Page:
Two distinct plans of action are evident as the Times Clipper fleet remains split, some preferring the northern route over the Grand Banks, while others remain hopeful for better winds in the south

Jersey, currently leading the Clipper fleet, has crossed onto the Grand Banks to the south of Newfoundland and is still making fast progress to the northeast. The weather has closed right in and she is under No 2 Yankee with 2 reefs with the visibility down to less than half a mile. The good news for Jersey is that, as the front is passing, the wind has veered from the SE to the south and increased to 30 knots and so she is now sailing freer and faster. The bad news is that everyone else has been eating away at her lead over the last 36 hours. Liverpool is now 26 miles astern and more significantly Glasgow’s charge has taken 13 miles out of her lead over the last 24 hours.

Glasgow’s chasing pack of Bristol and Portsmouth has moved north and fallen in behind Jersey and Liverpool on a similar latitude. Portsmouth has resisted the temptation to ease sheets and trade latitude for greater speed. She remains the most southerly boat of this chasing group by about 15 miles and this may prove significant over the next 48 hours. Martin Clough, like all the skippers with the exception of Bob Beggs, is about to experience sailing over the Grand Banks for the first time and true to form the clear weather of the last few days has given way to heavy rain, mist and a bumpy sea. Tropical sailing is now a memory and has been stowed with the shorts in the kit bags below.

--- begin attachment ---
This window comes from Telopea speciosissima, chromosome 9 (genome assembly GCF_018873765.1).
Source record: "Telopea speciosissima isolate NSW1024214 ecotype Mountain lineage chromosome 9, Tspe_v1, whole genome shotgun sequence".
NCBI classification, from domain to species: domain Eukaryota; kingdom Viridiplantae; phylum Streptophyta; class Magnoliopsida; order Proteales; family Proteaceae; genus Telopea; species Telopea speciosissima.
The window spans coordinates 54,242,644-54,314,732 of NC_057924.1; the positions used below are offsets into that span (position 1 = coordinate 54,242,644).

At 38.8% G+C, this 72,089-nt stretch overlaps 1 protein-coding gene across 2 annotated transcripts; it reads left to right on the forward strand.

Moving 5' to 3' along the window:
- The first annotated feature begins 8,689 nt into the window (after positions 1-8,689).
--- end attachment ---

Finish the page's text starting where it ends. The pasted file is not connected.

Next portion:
Basically it is now a ‘two group’ race. Down in the south Stuart Gibson in London is holding onto his belief that he will take advantage of fairer conditions. Matt Baker in Plymouth and Simon Rowell in Leeds are attached to London and believe they will eventually be rewarded by getting a more favourable current and a better wind. The position table does not look good for them at present but with two thirds of the race to run these are early days and they have a lot of people supporting their decision to keep south.

They are due to cross the finish line on Monday 17 September and a highly organised programme has been arranged on this basis. It is hoped that if they get strong winds they could arrive slightly before this but if this happens it will be a bonus. At present they are achieving around 200 miles a day but the conditions have been quite light. As the fronts start their normal progression across the north Atlantic they should have more wind which will keep their speed up.